What the UK smart meter debate says about the rest of the world

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Quick Take: More and more people are coming to agree that the regulatory model in the U.S. was well-suited for the 20th Century but is ill-suited to the 21st. Many observers believe the UK may point the way for other countries to follow. That's why recent developments in the UK bear close watching. I particularly like the way the plan specifically acknowledges the need to engage and support investors -- the people who will pay for all this modernization. -- Jesse Berst

 

The UK should rethink its current smart grid plans, according to the Conservative Technology Forum think tank, as reported by Metering.com. The government is currently rolling out a plan put forth by a previous regime. Instead, according to the think tank, Britain should use a "market-based approach."

 

That approach, they say, should start with clear business cases for both suppliers and customers. Next, it should allow the market to determine which customer segments to serve first. They believe that way of doing things will give suppliers more incentive to invest in improvements. And will create new export jobs.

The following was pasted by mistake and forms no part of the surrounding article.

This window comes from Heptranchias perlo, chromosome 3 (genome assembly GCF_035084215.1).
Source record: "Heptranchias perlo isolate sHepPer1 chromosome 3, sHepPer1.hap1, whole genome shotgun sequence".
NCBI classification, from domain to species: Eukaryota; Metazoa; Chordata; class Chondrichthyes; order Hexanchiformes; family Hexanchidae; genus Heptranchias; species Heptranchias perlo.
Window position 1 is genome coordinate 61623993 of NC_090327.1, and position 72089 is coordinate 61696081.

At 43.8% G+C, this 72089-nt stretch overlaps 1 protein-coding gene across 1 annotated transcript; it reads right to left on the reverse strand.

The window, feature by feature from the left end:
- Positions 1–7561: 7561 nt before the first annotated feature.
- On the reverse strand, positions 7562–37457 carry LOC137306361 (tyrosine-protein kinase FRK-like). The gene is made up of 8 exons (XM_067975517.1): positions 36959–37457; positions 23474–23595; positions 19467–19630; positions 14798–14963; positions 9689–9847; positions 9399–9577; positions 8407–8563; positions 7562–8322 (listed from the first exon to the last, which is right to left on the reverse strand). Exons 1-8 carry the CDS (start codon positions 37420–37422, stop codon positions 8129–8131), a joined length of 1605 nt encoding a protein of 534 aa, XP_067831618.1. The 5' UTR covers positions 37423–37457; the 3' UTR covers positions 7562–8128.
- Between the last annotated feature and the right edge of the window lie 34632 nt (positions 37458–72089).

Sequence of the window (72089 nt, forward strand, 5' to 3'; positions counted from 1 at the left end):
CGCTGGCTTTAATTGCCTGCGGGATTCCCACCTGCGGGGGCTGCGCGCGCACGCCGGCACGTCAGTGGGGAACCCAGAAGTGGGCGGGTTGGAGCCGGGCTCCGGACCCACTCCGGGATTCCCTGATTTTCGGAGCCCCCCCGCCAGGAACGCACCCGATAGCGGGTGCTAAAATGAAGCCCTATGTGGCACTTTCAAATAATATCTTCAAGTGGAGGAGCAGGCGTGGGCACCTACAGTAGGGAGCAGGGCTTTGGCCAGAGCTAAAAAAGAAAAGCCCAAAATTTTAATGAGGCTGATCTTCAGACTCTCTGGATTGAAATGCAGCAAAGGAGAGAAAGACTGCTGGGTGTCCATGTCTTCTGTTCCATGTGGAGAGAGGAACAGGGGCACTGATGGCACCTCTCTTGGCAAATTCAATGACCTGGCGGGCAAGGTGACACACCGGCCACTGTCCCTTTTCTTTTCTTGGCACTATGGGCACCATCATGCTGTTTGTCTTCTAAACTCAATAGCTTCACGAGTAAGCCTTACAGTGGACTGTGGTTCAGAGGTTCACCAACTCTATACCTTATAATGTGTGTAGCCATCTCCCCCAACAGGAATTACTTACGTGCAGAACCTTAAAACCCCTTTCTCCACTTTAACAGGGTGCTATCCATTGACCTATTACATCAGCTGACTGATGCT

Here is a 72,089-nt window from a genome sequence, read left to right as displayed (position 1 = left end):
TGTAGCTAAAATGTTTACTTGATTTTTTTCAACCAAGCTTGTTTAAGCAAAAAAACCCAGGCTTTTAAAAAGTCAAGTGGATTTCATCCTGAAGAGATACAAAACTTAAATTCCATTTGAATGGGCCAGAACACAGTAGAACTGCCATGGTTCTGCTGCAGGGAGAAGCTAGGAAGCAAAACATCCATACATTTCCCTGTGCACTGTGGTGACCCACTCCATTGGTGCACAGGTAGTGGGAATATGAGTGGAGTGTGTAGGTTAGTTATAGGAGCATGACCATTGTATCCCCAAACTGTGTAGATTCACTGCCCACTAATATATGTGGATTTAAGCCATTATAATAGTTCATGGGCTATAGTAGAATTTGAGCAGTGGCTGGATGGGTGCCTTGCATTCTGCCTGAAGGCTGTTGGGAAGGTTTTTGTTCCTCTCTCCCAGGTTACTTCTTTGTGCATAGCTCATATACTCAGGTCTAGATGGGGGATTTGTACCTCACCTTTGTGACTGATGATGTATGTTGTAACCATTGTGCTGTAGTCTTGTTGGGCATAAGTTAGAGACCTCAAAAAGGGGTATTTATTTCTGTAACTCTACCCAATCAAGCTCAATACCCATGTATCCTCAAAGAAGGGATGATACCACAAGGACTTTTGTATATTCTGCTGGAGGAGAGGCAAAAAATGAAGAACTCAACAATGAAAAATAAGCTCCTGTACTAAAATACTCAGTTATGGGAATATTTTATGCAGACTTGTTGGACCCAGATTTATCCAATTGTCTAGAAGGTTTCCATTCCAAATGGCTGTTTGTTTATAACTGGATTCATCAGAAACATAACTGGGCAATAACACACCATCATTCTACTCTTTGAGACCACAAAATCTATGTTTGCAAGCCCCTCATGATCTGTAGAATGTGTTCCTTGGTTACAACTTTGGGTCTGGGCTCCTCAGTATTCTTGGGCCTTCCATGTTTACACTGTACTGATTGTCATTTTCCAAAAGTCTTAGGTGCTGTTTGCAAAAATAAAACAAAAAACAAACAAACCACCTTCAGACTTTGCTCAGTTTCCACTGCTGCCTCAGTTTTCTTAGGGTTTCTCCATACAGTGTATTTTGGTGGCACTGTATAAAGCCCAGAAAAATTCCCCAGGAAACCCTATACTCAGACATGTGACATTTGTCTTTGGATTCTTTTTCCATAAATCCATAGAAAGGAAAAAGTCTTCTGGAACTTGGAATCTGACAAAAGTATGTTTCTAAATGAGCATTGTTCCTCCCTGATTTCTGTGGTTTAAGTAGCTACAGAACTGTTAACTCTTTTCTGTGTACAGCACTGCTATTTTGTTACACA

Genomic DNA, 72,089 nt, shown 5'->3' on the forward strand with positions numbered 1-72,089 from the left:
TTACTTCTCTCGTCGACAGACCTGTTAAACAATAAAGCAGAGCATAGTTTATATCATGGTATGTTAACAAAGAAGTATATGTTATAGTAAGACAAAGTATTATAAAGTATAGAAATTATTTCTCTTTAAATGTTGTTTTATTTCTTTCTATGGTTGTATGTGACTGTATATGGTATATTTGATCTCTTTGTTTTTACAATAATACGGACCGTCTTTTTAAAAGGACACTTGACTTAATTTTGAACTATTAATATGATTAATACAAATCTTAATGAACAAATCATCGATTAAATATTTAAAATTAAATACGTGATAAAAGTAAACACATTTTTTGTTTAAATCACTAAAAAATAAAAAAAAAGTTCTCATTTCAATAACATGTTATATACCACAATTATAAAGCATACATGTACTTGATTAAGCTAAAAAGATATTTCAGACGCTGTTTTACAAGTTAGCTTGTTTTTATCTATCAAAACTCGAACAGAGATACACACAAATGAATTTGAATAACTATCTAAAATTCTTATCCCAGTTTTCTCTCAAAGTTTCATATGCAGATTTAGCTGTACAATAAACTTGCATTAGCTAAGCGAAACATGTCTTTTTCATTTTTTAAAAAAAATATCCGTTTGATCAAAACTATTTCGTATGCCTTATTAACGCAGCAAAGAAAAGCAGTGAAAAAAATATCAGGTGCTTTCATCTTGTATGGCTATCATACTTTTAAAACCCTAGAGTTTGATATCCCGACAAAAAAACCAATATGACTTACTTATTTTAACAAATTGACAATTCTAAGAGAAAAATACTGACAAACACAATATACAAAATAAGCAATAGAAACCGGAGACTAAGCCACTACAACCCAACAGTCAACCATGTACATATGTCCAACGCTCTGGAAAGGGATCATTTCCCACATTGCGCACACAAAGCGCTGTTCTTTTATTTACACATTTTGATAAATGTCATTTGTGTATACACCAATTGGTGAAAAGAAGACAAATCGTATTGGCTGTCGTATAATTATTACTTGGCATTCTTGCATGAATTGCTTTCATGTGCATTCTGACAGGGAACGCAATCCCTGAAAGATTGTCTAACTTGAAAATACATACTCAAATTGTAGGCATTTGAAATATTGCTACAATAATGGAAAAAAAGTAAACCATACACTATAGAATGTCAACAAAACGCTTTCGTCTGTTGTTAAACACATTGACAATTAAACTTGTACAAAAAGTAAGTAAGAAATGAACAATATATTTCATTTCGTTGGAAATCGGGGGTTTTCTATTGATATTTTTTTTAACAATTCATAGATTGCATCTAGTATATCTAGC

The recommended approach is built on three pillars. The first is consumer engagement, which should encompass not just outreach and education but also support for vulnerable populations. The second is investor engagement. And the third is standards and security.

 

The plan emphasizes that it leans on lessons from previous successful technology rollouts over the past 20 years.

 

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Jesse Berst is the founder and chief analyst of Smart Grid News.com, the industry's oldest and largest smart grid site. A frequent keynoter at industry events in the U.S. and abroad, he also serves on advisory committees for Pacific Northwest National Laboratory and the Institute for Electric Efficiency. He often provides strategic consulting to large corporations and venture-backed startups. He is a member of the advisory boards of GridGlo and Calico Energy Services.